Some poker comes and goes, especially if it’s conducted by professionals. Oddly, the best in the business often look outdated just three or four years on. Poker moves in cycles and those who always play the same game and don’t evolve get overtaken by new methods of winning. It’s the same reason the flat 4-4-2 is no longer preferred in football. Virtually every top team plays a 4-2-3-1 or 4-3-3, with inside forwards instead of wingers.
In professional poker, you can get left behind very easily if you don’t adapt. This is paradoxically the opposite of poker in the Hollywood movie you’re about to become acquainted with, a scene of poker so timeless, it should be hung in art galleries to be admired and never touched.
When Steve McQueen played the Cincinnatti Kid of the title in the 1965 movie of the same name, he created an enduring character who would live forever in celluloid history.
McQueen’s performance is amazing, casting a dusty sheen over all the action. In this particular scene, McQueen, as Eric Stoner, a.k.a. ‘The Kid’, is taking on a character called Buster in a single hand of poker. Buster, wearing a dark hat and casting a shadow over the table purely through the shade of his scowl, is definable as the baddie before the first bet is made, and quickly bullies everyone else out of the hand.
“194 fisheroos to you.” The man dealing says to The Kid, who looks his opponent up and down.
“You going to bust everybody, or am I?” Buster asks. The Kid smiles and says just two words.
“What do you mean, you call?” asks Buster.
“I think you’re trying to buy it. Ace?”
After the hand, while The Kid is cashing out with all the greenbacks – Buster’s show of the ace of spades revealing his bluff – Buster insinuates that his opponent had marked the cards.
“You guys blind or something? He aint gonna put out 194 bucks on a lousy pair.”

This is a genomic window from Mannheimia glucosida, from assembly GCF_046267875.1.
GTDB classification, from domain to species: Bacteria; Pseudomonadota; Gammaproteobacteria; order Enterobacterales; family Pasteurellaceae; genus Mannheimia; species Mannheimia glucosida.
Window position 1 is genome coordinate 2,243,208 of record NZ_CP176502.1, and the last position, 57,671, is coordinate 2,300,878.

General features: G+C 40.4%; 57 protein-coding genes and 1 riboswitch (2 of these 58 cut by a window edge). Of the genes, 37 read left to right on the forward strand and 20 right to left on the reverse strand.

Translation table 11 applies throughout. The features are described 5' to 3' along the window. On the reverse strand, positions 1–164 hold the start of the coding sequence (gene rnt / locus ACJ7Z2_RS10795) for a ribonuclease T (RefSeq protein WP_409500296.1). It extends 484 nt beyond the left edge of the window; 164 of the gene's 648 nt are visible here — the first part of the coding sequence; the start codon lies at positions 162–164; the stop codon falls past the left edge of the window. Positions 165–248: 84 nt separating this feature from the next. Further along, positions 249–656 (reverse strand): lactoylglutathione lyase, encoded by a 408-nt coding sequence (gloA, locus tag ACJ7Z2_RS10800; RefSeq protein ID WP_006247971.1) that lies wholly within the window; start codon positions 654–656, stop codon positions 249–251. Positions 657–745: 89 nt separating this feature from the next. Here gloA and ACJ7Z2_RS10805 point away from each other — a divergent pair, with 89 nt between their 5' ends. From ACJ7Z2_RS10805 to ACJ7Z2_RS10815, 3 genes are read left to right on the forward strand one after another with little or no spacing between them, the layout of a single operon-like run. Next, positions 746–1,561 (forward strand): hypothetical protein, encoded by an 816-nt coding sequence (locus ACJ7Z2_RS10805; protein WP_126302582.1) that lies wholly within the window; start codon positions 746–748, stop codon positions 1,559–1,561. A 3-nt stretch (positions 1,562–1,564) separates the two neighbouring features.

Buster outright alleges that The Kid has been marking the cards.
“I don’t need to mark cards to beat you, pal.” quips The Kid, heading to the restroom to freshen up.
He’s followed by Buster, who arrives to confront his enemy as he’s splashing water at his face. Noticing Buster in the mirror, The Kid grabs one of the razor blades that is sitting on the top of the sink. As Buster draws his knife, the two men tussle, with McQueen’s character relieved that he knew where he stood in the most important battle he faced and grabbed a weapon.
The film should have been directed by Sam Peckinpah, who started shooting the movie in black and white for a fortnight before being fired, unable to create the poker equivalent of the hustler, which McQueen supposedly wanted to star in. It should have been Spencer Tracy opposite McQueen, too, but while neither of those stellar names were attached, the film made $7 million at the box Office, which was a huge success in 1965.
McQueen would eventually die as a result of lung cancer, in Mexico attempting experimental surgery to remove a gigantic tumour. He was just 50 years old.
In The Cincinnati Kid, McQueen’s performance as The Kid is defined by the poker scene detailed. You root for his character and in a little over three minutes, understand exactly who he is and what his values are. The Kid, like McQueen, will live forever in the work he left behind, with The Cincinnati Kid frequently high up in The American film Institute’s list of the top 100 films, as well as many other popular lists.
The poker scene where The Kid busts Buster remains a classic to this day and you can watch it in full right here: